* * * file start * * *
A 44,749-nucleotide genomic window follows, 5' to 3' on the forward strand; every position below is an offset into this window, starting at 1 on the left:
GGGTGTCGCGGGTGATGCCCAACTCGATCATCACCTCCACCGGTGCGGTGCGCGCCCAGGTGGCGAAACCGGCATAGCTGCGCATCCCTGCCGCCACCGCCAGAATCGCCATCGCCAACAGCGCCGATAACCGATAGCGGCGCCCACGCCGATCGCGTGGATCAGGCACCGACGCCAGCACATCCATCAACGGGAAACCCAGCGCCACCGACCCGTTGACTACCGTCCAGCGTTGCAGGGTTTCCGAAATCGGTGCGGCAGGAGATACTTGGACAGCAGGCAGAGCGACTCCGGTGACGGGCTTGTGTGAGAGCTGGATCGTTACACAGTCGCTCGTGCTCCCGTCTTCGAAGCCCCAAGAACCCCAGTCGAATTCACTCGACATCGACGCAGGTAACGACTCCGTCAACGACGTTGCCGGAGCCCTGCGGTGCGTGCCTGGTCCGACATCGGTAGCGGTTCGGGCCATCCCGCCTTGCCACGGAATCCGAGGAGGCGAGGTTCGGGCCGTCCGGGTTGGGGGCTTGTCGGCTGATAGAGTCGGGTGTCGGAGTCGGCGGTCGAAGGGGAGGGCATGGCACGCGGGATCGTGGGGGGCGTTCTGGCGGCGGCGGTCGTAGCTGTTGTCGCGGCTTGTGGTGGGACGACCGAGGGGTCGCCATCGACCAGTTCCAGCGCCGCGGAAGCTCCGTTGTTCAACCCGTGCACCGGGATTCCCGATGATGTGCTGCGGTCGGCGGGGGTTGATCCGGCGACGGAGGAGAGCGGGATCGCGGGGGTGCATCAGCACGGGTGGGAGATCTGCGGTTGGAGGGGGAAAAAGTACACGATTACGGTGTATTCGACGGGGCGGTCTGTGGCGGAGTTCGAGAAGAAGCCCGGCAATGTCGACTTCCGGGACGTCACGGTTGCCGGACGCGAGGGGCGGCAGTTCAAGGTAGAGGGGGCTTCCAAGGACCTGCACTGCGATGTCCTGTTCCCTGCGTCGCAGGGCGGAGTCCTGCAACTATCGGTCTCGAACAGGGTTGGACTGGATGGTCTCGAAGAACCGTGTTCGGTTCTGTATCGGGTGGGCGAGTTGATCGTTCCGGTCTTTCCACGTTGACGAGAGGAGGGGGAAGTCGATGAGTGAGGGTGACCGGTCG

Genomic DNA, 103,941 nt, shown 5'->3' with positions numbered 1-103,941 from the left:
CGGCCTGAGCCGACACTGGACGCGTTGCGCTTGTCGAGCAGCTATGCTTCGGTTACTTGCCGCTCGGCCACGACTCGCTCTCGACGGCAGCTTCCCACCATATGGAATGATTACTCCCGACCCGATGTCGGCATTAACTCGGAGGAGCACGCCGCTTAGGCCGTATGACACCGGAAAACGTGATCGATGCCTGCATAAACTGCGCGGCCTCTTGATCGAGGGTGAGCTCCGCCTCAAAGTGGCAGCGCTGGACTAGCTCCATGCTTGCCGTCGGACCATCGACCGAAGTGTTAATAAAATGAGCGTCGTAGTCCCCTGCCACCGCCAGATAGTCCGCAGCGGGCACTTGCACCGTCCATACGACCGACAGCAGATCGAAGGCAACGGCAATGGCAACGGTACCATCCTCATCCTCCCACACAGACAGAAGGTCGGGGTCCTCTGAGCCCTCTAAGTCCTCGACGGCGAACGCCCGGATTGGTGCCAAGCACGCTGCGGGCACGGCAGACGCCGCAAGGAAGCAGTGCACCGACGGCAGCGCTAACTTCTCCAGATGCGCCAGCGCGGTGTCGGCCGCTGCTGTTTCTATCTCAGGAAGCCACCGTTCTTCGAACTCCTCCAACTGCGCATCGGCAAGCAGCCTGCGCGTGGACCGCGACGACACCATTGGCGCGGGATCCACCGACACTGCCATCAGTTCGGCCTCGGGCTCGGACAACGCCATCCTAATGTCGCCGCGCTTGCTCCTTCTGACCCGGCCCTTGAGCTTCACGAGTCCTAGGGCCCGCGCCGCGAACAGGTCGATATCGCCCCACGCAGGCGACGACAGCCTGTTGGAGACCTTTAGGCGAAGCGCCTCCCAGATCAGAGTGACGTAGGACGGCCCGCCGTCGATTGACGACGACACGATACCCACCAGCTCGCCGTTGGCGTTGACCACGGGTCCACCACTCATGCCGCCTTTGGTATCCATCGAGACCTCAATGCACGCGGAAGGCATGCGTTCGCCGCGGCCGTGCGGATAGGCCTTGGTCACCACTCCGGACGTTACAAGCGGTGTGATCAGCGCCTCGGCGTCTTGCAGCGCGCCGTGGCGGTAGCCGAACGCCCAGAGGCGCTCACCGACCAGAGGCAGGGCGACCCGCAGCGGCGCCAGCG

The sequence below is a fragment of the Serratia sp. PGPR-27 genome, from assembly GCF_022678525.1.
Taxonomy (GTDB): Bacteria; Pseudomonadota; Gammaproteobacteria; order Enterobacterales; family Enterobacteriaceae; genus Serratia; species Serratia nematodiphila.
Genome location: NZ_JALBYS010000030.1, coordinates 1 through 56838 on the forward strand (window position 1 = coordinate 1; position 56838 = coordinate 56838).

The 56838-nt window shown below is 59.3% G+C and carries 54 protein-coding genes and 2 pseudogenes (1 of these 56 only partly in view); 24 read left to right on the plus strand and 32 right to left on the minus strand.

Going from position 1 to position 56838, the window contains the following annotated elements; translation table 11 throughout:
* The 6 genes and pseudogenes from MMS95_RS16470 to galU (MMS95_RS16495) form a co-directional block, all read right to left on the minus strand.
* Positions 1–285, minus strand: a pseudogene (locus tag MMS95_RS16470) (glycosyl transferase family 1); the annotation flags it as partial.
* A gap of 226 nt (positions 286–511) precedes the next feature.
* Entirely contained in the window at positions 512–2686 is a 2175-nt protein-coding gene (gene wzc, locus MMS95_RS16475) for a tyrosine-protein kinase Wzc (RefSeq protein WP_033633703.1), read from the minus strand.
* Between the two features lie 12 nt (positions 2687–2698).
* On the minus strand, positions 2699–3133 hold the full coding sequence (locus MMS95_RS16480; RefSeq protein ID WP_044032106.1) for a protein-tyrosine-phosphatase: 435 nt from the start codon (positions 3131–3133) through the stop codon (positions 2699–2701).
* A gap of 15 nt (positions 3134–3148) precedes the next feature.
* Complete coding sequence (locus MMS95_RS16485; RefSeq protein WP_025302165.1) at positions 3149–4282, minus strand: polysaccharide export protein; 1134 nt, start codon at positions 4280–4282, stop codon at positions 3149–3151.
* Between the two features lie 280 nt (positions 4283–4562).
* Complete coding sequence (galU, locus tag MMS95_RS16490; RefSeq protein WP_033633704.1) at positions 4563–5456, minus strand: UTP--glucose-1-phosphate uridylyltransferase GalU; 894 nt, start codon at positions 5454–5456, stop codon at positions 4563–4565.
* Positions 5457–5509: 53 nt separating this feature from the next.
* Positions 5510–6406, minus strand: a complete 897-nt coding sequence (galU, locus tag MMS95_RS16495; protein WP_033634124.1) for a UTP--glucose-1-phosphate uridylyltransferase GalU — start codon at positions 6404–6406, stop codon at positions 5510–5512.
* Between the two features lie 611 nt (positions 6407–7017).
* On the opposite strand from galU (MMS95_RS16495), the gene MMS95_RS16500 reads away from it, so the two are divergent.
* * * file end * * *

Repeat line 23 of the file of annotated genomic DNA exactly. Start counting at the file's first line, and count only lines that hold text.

* On the opposite strand from galU (MMS95_RS16495), the gene MMS95_RS16500 reads away from it, so the two are divergent.